Vision of human actions can affect several features of visual motion processing, as well as the motor responses of the observer. Here, we tested the hypothesis that action observation helps decoding environmental forces during the interception of a decelerating target within a brief time window, a task intrinsically very difficult. We employed a factorial design to evaluate the effects of scene orientation (normal or inverted) and target gravity (normal or inverted). Button-press triggered the motion of a bullet, a piston, or a human arm. We found that the timing errors were smaller for upright scenes irrespective of gravity direction in the Bullet group, while the errors were smaller for the standard condition of normal scene and gravity in the Piston group. In the Arm group, instead, performance was better when the directions of scene and target gravity were concordant, irrespective of whether both were upright or inverted. These results suggest that the default viewer-centered reference frame is used with inanimate scenes, such as those of the Bullet and Piston protocols. Instead, the presence of biological movements in animate scenes (as in the Arm protocol) may help processing target kinematics under the ecological conditions of coherence between scene and target gravity directions.
This is a preview of subscription content, log in to check access.
Buy single article
Instant unlimited access to the full article PDF.
Price includes VAT for USA
Subscribe to journal
Immediate online access to all issues from 2019. Subscription will auto renew annually.
This is the net price. Taxes to be calculated in checkout.
Abernethy B (1990) Expertise, visual search, and information pick-up in squash. Perception 19:63–77
Aymoz C, Viviani P (2004) Perceptual asynchronies for biological and non-biological visual events. Vision Res 44:1547–1563
Bahill AT, Baldwin DG, Venkateswaran J (2005) Predicting a baseball’s path. Am Sci 93:218–225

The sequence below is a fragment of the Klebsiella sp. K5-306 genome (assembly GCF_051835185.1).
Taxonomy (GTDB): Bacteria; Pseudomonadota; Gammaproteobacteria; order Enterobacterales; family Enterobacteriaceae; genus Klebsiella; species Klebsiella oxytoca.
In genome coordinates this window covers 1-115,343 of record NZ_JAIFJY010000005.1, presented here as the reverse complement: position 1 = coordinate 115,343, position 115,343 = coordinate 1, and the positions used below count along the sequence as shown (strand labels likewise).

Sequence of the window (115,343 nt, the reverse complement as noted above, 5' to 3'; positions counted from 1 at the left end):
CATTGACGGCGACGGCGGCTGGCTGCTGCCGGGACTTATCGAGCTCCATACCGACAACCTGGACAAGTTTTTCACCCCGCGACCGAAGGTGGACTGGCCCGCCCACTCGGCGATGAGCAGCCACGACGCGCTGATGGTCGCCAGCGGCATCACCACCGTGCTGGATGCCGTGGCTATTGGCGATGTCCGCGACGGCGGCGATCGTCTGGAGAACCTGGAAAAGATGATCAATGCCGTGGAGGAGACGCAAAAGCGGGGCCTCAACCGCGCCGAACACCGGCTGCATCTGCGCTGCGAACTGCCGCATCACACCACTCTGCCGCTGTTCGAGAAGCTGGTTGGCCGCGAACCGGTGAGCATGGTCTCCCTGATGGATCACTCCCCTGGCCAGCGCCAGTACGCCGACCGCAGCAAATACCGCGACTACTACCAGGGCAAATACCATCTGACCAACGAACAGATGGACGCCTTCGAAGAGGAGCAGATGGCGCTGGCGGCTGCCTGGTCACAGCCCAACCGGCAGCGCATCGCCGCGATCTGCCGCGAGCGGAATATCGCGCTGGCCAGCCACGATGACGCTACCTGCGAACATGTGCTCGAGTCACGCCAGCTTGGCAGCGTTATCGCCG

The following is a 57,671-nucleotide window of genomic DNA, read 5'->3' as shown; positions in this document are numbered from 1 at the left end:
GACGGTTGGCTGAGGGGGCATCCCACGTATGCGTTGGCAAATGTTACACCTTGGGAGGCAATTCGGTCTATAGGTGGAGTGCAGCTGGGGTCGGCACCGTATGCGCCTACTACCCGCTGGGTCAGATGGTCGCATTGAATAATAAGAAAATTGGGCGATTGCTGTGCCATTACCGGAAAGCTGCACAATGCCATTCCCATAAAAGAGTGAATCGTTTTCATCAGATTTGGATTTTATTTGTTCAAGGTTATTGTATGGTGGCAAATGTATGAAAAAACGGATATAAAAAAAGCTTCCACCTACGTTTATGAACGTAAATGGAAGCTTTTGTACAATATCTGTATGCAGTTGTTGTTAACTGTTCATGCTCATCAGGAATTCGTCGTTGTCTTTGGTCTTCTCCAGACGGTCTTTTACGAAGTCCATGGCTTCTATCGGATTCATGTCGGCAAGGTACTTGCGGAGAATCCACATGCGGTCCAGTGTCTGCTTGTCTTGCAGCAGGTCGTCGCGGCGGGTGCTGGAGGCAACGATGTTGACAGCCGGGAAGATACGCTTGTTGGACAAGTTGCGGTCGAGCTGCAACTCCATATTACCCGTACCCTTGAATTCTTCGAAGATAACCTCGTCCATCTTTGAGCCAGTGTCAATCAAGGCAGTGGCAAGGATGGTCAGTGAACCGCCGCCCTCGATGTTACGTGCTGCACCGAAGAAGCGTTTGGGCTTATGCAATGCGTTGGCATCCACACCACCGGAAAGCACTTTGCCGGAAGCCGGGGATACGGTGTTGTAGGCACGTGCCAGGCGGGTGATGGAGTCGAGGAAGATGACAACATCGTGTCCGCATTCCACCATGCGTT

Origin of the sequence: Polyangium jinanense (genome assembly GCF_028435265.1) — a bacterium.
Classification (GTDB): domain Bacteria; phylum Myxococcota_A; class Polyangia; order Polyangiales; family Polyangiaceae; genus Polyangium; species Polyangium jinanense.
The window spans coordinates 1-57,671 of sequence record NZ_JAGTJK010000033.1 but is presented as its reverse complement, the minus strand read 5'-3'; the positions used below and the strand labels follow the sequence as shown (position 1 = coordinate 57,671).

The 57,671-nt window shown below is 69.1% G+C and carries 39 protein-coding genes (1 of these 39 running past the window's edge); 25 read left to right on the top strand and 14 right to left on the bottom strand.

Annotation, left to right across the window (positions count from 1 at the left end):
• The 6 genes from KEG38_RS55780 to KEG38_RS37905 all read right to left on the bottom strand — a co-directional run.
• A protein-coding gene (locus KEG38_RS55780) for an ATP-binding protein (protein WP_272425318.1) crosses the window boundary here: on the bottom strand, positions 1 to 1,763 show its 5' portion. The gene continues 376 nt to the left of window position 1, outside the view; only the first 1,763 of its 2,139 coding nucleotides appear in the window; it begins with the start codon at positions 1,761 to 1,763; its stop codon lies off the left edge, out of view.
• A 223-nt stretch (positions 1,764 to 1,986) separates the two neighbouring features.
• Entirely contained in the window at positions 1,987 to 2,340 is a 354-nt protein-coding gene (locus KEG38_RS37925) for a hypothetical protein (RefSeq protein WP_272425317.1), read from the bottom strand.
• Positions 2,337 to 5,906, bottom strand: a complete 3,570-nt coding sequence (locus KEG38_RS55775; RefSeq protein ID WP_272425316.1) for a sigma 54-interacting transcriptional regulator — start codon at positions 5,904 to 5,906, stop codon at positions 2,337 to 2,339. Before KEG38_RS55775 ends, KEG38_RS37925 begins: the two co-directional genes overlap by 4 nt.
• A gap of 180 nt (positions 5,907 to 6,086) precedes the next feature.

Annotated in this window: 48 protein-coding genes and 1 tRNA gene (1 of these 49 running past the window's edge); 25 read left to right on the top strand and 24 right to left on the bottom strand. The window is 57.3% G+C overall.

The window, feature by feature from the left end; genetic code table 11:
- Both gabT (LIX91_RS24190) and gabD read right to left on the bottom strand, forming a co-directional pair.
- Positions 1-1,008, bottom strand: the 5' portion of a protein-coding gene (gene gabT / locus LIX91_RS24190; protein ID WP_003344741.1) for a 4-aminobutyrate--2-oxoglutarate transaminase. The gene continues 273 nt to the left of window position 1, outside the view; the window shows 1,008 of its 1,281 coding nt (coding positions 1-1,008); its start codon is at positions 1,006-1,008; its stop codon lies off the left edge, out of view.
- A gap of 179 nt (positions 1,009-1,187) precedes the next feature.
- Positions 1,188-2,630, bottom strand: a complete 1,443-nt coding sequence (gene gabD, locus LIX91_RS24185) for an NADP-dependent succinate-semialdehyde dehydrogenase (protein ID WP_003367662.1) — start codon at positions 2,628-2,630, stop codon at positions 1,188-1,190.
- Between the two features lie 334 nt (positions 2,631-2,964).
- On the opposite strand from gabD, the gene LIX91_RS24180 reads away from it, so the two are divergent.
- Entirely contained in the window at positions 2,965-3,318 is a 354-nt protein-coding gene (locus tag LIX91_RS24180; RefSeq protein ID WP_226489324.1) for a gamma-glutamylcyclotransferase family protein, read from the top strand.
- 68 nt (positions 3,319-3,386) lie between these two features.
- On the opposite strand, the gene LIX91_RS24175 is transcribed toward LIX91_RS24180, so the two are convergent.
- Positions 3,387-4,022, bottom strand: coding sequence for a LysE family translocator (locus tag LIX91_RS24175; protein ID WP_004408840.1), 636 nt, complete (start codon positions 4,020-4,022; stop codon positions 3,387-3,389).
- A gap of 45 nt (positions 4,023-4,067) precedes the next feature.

Blake R, Shiffrar M (2007) Perception of human motion. Annu Rev Psychol 58:47–73
Bove M, Tacchino A, Pelosin E, Moisello C, Abbruzzese G, Ghilardi MF (2009) Spontaneous movement tempo is influenced by observation of rhythmical actions. Brain Res Bull 80:122–127
Brass M, Bekkering H, Prinz W (2001) Movement observation affects movement execution in a simple response task. Acta Psychol Amst 106:3–22
Carrozzo M, Moscatelli A, Lacquaniti F (2010) Tempo rubato: animacy speeds up time in the brain. PLoS One 5(12):e15638
Christensen A, Ilg W, Giese MA (2011) Spatiotemporal tuning of the facilitation of biological motion perception by concurrent motor execution. J Neurosci 31(9):3493–3499
Craighero L, Bello A, Fadiga L, Rizzolatti G (2002) Hand action preparation influences the responses to hand pictures. Neuropsychologia 40:492–502
Fujimoto K (2003) Motion induction from biological motion. Perception 32:1273–1277
Gallagher S (2000) Philosophical conceptions of the self: Implications for cognitive science. Trends Cogn Sci 4:14–21
Heyes C, Bird G, Johnson H, Haggard P (2005) Experience modulates automatic imitation. Cogn Brain Res 22:233–240
Hommel B (2004) Event files: feature binding in and across perception and action. Trends Cogn Sci 8:494–500
Huys R, Smeeton NJ, Hodges NJ, Beek PJ, Williams AM (2008) On the dynamic information underlying visual anticipation skill. Percept Psychophys 70:1217–1234
Jokisch D, Troje NF (2003) Biological motion as a cue for the perception of size. J Vis 3:252–264
Kilner JM, Paulignan Y, Blakemore SJ (2003) An interference effect of observed biological movement on action. Curr Biol 13:522–525
Metzinger T (2000) The subjectivity of subjective experience: a representationalist analysis of the first-person perspective. In: Metzinger T (ed) Neural correlates of consciousness. MIT Press, Cambridge, pp 285–306
Miller WL, Maffei V, Bosco G, Iosa M, Zago M, Macaluso E, Lacquaniti F (2008) Vestibular nuclei and cerebellum put visual gravitational motion in context. J Neurophysiol 99:1969–1982